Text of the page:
registered linux user: 387197

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    Linux Guru Flatline's Avatar
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    Are you booting into a graphical interface or just a command line interface? That will make a difference as to where to place your script if you decide on the runlevel method.

    In the RedHat world, the runlevel for booting into a graphical interface is runlevel 5, and the command line bootup is (usually) runlevel 3. If booting into a GUI, you would want to put your script into /etc/rc/rc5.d. If you look at the other files in that directory, you will notice that some start with a K and a number and some start with an S and a number.

    The scripts beginning with a K will not run at boot and the scripts beginning with an S will run at boot; the number indicates the order in which they should run. You will want to rename your script to begin with S and a number that indicates where in the boot script order you want it to run.
    There are two major products that come out of Berkeley: LSD and UNIX. We don't believe this to be a coincidence.

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  10. #9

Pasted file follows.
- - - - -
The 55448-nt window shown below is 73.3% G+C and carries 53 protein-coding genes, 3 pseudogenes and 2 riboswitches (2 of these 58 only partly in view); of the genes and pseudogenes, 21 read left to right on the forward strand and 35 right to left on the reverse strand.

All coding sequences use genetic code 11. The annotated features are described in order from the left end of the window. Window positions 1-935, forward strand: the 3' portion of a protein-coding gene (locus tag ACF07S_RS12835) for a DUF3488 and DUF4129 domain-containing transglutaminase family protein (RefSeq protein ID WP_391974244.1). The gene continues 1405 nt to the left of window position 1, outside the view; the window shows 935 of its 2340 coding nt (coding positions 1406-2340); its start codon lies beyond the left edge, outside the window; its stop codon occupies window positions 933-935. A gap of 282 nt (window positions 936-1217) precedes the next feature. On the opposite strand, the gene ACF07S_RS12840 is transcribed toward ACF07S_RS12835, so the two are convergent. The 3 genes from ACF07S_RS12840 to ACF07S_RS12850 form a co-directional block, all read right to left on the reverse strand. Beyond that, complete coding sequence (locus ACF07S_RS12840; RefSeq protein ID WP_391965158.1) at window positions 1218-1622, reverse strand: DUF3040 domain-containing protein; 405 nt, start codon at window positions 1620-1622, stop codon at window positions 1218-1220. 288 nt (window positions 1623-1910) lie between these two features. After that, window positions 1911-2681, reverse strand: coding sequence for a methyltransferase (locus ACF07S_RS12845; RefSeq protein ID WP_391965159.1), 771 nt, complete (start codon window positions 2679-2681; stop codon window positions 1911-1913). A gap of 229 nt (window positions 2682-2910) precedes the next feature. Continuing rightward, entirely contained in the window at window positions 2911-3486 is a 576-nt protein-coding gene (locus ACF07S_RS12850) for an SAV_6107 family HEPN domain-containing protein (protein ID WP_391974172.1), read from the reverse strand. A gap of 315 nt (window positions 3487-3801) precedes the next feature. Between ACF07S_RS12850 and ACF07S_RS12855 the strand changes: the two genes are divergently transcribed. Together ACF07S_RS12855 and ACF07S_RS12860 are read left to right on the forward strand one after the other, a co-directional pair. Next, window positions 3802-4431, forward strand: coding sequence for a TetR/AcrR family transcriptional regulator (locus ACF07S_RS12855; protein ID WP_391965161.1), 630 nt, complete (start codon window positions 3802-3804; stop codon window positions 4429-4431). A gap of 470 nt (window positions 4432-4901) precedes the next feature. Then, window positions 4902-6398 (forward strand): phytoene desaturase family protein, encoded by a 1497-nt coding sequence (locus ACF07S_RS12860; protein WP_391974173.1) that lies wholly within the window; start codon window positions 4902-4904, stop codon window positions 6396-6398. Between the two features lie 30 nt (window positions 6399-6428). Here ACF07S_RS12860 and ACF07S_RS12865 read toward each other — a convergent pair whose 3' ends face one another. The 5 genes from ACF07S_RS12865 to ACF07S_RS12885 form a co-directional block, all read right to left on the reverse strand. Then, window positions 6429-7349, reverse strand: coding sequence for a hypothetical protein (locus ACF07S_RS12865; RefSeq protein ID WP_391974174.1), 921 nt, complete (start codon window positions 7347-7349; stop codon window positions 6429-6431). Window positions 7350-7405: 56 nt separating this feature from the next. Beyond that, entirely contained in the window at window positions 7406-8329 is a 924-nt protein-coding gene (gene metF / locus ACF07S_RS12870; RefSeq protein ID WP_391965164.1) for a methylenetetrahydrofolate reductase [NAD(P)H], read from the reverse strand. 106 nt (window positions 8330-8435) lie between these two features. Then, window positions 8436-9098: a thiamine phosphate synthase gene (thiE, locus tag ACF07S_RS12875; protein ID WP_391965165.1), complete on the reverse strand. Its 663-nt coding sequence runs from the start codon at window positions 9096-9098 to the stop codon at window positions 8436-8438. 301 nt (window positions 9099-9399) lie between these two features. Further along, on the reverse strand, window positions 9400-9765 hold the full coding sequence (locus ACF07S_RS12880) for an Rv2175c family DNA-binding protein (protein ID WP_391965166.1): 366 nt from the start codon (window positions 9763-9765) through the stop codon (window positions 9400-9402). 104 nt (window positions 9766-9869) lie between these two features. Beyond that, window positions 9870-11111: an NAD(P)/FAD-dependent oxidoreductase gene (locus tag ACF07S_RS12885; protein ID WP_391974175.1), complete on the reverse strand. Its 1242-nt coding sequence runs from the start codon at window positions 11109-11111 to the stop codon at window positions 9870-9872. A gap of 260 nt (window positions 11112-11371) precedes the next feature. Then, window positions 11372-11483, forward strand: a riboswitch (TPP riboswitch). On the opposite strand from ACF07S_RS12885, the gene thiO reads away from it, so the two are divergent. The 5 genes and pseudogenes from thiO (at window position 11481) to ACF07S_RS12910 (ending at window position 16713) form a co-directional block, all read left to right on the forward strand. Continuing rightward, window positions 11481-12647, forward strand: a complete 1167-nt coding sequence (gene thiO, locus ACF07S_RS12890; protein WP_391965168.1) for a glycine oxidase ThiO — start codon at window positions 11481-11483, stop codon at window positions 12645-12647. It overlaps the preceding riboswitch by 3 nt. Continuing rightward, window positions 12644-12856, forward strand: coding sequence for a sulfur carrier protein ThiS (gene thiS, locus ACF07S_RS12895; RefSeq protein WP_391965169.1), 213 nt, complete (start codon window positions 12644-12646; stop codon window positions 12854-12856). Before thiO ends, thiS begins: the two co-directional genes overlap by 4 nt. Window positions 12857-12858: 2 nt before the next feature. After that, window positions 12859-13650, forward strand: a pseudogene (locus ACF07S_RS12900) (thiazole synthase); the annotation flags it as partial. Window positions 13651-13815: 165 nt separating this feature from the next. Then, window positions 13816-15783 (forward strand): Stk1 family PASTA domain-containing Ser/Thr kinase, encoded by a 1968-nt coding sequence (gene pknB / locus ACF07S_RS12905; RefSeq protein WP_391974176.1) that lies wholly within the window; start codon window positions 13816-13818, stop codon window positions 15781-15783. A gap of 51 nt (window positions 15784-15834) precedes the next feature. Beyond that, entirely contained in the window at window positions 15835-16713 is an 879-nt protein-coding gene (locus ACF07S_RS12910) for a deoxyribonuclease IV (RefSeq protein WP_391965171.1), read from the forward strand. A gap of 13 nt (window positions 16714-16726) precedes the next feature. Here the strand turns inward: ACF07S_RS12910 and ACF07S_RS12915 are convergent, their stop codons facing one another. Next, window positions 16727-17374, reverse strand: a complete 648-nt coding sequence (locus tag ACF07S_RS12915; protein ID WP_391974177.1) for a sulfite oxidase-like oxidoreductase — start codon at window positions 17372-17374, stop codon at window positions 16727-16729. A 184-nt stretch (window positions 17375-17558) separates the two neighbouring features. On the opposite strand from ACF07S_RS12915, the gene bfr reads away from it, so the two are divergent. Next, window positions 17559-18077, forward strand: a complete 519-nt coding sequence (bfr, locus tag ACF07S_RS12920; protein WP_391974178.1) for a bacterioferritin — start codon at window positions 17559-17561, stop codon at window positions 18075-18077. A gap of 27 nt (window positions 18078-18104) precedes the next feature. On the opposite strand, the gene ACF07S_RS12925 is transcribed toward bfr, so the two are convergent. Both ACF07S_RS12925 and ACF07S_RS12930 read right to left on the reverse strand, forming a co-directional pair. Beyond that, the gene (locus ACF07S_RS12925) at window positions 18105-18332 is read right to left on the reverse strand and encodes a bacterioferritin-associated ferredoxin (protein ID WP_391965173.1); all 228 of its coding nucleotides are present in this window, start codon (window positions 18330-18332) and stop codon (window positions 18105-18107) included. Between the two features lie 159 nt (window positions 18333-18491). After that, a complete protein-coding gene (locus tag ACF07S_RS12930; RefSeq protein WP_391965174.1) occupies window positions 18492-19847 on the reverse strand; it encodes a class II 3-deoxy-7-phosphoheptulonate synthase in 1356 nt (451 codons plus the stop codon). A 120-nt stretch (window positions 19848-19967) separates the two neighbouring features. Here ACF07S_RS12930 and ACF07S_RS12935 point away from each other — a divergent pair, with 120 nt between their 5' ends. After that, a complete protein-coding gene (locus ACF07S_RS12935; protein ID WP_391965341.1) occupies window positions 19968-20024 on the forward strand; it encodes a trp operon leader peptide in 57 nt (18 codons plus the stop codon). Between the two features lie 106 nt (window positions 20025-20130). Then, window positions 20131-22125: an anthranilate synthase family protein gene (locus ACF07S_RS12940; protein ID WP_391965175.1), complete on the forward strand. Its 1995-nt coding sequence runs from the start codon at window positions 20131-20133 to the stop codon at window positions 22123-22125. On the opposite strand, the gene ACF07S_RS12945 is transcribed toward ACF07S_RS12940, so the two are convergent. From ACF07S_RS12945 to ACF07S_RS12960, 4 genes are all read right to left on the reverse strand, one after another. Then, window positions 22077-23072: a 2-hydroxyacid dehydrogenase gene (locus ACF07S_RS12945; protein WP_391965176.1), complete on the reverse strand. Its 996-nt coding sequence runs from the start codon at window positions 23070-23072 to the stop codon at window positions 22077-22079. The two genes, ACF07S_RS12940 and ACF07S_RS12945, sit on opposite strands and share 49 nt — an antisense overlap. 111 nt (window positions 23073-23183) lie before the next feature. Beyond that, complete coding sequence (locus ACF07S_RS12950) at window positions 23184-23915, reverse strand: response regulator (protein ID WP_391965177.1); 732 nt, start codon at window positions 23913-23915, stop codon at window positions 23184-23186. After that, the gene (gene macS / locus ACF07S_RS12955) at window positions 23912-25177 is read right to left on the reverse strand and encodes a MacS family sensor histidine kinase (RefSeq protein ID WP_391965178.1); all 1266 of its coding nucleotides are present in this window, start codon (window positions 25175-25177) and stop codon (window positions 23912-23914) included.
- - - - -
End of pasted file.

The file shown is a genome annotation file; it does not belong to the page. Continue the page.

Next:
Linux Engineer Javasnob's Avatar
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    So if you want your sample script "helloworld" to start on console startup (not GUI), and it's located in /usr/bin:

    Code:
    $&#58; su
    Password&#58; <your password here>
    #&#58; cd /etc/rc/rc2.d  <-- I think that's the Fedora directory
    #&#58; touch S99hello
    #&#58; echo "exec /usr/bin/helloworld" > S99hello
    For GUI startup:
    Code:
    $&#58; su
    Password&#58; <your password here>
    #&#58; cd /etc/rc/rc5.d
    #&#58; touch S99hello
    #&#58; echo "exec /usr/bin/helloworld" > S99hello
    Make sure your script is executable, too; I don't know how many times I made that mistake when I first started. I'm also not sure about where the Fedora rc#.d directories are; that's just an edjucated guess.